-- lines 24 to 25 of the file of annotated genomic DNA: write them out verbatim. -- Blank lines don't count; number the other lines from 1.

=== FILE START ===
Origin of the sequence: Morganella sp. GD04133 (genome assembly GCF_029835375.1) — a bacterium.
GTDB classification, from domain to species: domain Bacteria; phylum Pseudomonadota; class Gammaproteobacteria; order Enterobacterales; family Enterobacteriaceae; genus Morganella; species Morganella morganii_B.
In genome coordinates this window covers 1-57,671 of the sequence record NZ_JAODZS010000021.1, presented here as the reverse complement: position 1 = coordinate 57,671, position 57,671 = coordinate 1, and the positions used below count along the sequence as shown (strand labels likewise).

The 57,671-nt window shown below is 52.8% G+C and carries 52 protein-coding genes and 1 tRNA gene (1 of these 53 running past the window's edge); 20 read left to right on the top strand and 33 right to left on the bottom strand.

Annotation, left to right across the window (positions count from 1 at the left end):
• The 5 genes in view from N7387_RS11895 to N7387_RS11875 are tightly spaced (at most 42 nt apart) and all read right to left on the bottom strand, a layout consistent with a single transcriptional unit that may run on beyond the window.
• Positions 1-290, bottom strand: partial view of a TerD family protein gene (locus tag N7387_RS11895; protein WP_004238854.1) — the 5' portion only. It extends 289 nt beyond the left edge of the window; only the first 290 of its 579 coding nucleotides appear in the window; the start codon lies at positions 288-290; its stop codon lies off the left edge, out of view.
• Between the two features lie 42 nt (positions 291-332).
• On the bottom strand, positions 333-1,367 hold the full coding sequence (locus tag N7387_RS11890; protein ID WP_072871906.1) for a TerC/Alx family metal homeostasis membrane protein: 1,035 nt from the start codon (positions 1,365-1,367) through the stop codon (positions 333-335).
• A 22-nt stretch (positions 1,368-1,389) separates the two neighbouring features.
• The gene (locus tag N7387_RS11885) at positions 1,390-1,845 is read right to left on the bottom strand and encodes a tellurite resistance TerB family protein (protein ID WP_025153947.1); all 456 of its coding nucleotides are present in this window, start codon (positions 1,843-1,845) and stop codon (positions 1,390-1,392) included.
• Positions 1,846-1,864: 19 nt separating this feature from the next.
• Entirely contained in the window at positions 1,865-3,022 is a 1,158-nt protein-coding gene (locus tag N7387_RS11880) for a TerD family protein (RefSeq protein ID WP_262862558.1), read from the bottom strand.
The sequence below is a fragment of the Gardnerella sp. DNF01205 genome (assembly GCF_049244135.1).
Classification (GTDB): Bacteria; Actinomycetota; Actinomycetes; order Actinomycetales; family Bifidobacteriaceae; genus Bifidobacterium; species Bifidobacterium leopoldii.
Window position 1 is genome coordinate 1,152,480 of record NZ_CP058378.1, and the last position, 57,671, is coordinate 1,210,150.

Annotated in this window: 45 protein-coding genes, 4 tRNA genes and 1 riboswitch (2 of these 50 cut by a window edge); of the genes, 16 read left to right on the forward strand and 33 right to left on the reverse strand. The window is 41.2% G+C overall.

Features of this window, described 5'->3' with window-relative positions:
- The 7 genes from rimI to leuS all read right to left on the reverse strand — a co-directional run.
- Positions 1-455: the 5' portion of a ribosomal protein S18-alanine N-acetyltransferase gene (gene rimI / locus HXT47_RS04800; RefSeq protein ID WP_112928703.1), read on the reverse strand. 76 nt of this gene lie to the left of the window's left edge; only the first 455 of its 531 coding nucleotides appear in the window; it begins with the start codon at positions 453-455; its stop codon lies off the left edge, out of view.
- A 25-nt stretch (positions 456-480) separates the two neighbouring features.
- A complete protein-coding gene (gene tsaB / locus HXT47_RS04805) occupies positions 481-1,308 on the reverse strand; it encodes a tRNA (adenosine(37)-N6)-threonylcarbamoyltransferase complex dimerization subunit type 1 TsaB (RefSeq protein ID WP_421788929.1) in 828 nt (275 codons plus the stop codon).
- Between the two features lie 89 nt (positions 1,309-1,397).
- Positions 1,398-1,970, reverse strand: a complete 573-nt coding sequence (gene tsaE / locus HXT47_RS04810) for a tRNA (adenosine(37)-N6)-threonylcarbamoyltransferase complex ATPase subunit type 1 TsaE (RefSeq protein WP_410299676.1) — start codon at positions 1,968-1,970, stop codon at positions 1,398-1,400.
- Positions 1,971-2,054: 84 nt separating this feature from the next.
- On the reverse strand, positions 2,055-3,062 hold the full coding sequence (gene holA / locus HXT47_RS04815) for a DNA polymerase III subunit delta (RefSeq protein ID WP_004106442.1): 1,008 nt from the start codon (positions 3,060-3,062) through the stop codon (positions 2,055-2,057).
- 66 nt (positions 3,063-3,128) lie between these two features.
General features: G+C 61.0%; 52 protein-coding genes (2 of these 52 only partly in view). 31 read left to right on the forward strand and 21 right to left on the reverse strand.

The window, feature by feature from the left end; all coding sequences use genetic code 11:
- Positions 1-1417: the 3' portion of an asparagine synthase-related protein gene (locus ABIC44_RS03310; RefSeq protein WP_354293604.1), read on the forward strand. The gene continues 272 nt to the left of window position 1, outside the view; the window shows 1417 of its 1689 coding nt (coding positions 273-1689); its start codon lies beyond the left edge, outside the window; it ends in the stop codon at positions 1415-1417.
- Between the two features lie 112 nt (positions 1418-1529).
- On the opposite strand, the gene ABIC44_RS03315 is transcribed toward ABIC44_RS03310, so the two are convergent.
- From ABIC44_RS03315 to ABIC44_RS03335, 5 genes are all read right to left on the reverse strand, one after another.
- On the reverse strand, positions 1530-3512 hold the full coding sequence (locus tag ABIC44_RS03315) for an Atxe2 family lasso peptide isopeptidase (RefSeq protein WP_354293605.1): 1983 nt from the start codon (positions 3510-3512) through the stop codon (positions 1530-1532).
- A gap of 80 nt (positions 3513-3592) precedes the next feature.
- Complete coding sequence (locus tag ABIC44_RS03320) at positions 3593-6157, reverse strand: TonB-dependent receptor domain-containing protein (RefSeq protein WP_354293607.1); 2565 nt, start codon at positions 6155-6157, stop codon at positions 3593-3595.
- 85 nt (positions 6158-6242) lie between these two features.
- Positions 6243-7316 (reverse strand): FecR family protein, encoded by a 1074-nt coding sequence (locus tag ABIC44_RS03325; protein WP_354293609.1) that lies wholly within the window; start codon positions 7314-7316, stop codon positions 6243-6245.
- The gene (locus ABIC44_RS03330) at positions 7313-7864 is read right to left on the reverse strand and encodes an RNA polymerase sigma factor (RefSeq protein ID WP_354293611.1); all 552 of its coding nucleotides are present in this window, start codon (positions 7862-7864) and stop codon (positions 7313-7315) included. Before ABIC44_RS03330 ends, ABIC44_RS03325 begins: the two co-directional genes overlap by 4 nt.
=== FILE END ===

- Positions 1,398-1,970, reverse strand: a complete 573-nt coding sequence (gene tsaE / locus HXT47_RS04810) for a tRNA (adenosine(37)-N6)-threonylcarbamoyltransferase complex ATPase subunit type 1 TsaE (RefSeq protein WP_410299676.1) — start codon at positions 1,968-1,970, stop codon at positions 1,398-1,400.
- Positions 1,971-2,054: 84 nt separating this feature from the next.